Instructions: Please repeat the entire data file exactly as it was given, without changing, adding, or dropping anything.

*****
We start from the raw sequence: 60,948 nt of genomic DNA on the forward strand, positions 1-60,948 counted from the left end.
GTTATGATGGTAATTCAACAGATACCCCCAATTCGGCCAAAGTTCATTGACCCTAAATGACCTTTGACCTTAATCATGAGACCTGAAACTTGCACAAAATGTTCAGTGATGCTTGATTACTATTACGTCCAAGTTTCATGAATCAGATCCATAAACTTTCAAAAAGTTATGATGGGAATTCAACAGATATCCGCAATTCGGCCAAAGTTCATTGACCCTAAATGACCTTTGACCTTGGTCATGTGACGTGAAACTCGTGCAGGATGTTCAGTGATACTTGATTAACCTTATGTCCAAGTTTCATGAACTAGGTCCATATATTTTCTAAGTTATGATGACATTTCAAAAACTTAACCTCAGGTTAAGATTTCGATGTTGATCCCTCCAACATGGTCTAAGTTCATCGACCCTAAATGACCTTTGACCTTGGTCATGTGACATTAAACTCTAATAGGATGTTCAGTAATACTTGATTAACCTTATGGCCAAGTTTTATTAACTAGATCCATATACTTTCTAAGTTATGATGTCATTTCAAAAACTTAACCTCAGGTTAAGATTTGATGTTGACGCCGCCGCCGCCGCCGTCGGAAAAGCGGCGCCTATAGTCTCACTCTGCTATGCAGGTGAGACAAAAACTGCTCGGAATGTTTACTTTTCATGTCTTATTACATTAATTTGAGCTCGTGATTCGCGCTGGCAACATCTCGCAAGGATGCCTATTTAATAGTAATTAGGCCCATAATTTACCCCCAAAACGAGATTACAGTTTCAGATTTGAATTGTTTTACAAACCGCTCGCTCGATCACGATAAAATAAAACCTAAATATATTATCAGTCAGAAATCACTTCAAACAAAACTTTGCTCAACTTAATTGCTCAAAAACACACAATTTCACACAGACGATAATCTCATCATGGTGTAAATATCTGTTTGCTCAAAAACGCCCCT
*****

We start from the raw sequence: 60,948 nt of genomic DNA on the forward strand, positions 1-60,948 counted from the left end.
GTTATGATGGTAATTCAACAGATACCCCCAATTCGGCCAAAGTTCATTGACCCTAAATGACCTTTGACCTTAATCATGAGACCTGAAACTTGCACAAAATGTTCAGTGATGCTTGATTACTATTACGTCCAAGTTTCATGAATCAGATCCATAAACTTTCAAAAAGTTATGATGGGAATTCAACAGATATCCGCAATTCGGCCAAAGTTCATTGACCCTAAATGACCTTTGACCTTGGTCATGTGACGTGAAACTCGTGCAGGATGTTCAGTGATACTTGATTAACCTTATGTCCAAGTTTCATGAACTAGGTCCATATATTTTCTAAGTTATGATGACATTTCAAAAACTTAACCTCAGGTTAAGATTTCGATGTTGATCCCTCCAACATGGTCTAAGTTCATCGACCCTAAATGACCTTTGACCTTGGTCATGTGACATTAAACTCTAATAGGATGTTCAGTAATACTTGATTAACCTTATGGCCAAGTTTTATTAACTAGATCCATATACTTTCTAAGTTATGATGTCATTTCAAAAACTTAACCTCAGGTTAAGATTTGATGTTGACGCCGCCGCCGCCGCCGTCGGAAAAGCGGCGCCTATAGTCTCACTCTGCTATGCAGGTGAGACAAAAACTGCTCGGAATGTTTACTTTTCATGTCTTATTACATTAATTTGAGCTCGTGATTCGCGCTGGCAACATCTCGCAAGGATGCCTATTTAATAGTAATTAGGCCCATAATTTACCCCCAAAACGAGATTACAGTTTCAGATTTGAATTGTTTTACAAACCGCTCGCTCGATCACGATAAAATAAAACCTAAATATATTATCAGTCAGAAATCACTTCAAACAAAACTTTGCTCAACTTAATTGCTCAAAAACACACAATTTCACACAGACGATAATCTCATCATGGTGTAAATATCTGTTTGCTCAAAAACGCCCCT